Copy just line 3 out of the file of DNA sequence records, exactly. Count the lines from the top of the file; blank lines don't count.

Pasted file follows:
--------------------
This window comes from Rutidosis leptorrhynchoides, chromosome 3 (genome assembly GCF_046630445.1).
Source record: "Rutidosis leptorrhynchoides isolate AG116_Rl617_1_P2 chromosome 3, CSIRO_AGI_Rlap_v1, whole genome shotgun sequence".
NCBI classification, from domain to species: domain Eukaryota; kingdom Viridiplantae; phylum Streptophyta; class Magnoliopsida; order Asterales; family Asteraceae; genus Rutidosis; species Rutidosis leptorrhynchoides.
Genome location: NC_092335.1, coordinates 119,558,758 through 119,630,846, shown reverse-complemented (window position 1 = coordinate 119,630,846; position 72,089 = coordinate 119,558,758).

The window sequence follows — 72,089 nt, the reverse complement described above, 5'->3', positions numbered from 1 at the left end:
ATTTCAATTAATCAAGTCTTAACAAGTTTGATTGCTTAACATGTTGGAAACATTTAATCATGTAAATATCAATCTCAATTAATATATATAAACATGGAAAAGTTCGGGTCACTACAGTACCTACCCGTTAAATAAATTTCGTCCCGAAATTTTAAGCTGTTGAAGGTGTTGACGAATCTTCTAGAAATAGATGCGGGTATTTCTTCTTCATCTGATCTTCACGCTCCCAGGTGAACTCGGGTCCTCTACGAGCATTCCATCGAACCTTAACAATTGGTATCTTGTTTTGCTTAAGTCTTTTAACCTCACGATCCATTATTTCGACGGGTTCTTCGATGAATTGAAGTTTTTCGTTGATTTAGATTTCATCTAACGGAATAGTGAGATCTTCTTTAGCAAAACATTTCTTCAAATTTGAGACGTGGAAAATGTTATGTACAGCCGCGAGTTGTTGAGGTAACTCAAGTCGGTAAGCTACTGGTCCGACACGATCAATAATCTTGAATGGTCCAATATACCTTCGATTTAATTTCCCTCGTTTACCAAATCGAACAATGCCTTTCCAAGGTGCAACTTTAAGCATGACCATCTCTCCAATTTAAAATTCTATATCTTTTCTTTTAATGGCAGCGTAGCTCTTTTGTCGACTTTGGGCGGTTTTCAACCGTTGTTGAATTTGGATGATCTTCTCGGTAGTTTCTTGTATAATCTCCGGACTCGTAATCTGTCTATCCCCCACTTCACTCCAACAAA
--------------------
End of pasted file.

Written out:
NCBI classification, from domain to species: domain Eukaryota; kingdom Viridiplantae; phylum Streptophyta; class Magnoliopsida; order Asterales; family Asteraceae; genus Rutidosis; species Rutidosis leptorrhynchoides.